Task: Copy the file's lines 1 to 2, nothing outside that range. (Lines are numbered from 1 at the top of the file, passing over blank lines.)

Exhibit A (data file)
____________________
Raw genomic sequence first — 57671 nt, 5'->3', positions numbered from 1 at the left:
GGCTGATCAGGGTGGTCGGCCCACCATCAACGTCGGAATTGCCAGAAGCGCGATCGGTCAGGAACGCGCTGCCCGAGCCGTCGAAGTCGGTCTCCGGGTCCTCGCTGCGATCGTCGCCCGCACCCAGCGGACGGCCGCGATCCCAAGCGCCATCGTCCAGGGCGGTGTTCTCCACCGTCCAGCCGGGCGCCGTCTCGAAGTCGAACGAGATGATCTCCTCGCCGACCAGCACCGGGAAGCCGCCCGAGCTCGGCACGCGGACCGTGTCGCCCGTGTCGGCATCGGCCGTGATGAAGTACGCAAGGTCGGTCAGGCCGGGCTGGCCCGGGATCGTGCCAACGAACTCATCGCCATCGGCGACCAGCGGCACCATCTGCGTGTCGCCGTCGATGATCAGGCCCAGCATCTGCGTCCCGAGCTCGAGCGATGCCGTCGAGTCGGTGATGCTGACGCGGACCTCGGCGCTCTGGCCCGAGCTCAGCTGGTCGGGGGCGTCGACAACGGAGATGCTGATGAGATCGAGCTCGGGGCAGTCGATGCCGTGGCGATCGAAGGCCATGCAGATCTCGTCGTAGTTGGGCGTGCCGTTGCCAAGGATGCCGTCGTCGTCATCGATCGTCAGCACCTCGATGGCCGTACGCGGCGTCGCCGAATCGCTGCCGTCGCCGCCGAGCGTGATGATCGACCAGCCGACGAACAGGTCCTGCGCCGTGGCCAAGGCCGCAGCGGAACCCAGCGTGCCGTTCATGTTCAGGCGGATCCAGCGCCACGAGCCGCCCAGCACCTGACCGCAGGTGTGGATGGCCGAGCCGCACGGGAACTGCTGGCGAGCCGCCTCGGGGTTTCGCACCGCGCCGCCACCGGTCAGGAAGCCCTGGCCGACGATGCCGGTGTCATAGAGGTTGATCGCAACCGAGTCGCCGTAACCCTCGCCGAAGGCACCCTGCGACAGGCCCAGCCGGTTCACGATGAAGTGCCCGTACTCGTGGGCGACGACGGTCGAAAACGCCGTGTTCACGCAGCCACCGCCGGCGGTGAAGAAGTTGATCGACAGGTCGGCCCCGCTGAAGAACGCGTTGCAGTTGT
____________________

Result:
Raw genomic sequence first — 57671 nt, 5'->3', positions numbered from 1 at the left:
GGCTGATCAGGGTGGTCGGCCCACCATCAACGTCGGAATTGCCAGAAGCGCGATCGGTCAGGAACGCGCTGCCCGAGCCGTCGAAGTCGGTCTCCGGGTCCTCGCTGCGATCGTCGCCCGCACCCAGCGGACGGCCGCGATCCCAAGCGCCATCGTCCAGGGCGGTGTTCTCCACCGTCCAGCCGGGCGCCGTCTCGAAGTCGAACGAGATGATCTCCTCGCCGACCAGCACCGGGAAGCCGCCCGAGCTCGGCACGCGGACCGTGTCGCCCGTGTCGGCATCGGCCGTGATGAAGTACGCAAGGTCGGTCAGGCCGGGCTGGCCCGGGATCGTGCCAACGAACTCATCGCCATCGGCGACCAGCGGCACCATCTGCGTGTCGCCGTCGATGATCAGGCCCAGCATCTGCGTCCCGAGCTCGAGCGATGCCGTCGAGTCGGTGATGCTGACGCGGACCTCGGCGCTCTGGCCCGAGCTCAGCTGGTCGGGGGCGTCGACAACGGAGATGCTGATGAGATCGAGCTCGGGGCAGTCGATGCCGTGGCGATCGAAGGCCATGCAGATCTCGTCGTAGTTGGGCGTGCCGTTGCCAAGGATGCCGTCGTCGTCATCGATCGTCAGCACCTCGATGGCCGTACGCGGCGTCGCCGAATCGCTGCCGTCGCCGCCGAGCGTGATGATCGACCAGCCGACGAACAGGTCCTGCGCCGTGGCCAAGGCCGCAGCGGAACCCAGCGTGCCGTTCATGTTCAGGCGGATCCAGCGCCACGAGCCGCCCAGCACCTGACCGCAGGTGTGGATGGCCGAGCCGCACGGGAACTGCTGGCGAGCCGCCTCGGGGTTTCGCACCGCGCCGCCACCGGTCAGGAAGCCCTGGCCGACGATGCCGGTGTCATAGAGGTTGATCGCAACCGAGTCGCCGTAACCCTCGCCGAAGGCACCCTGCGACAGGCCCAGCCGGTTCACGATGAAGTGCCCGTACTCGTGGGCGACGACGGTCGAAAACGCCGTGTTCACGCAGCCACCGCCGGCGGTGAAGAAGTTGATCGACAGGTCGGCCCCGCTGAAGAACGCGTTGCAGTTGT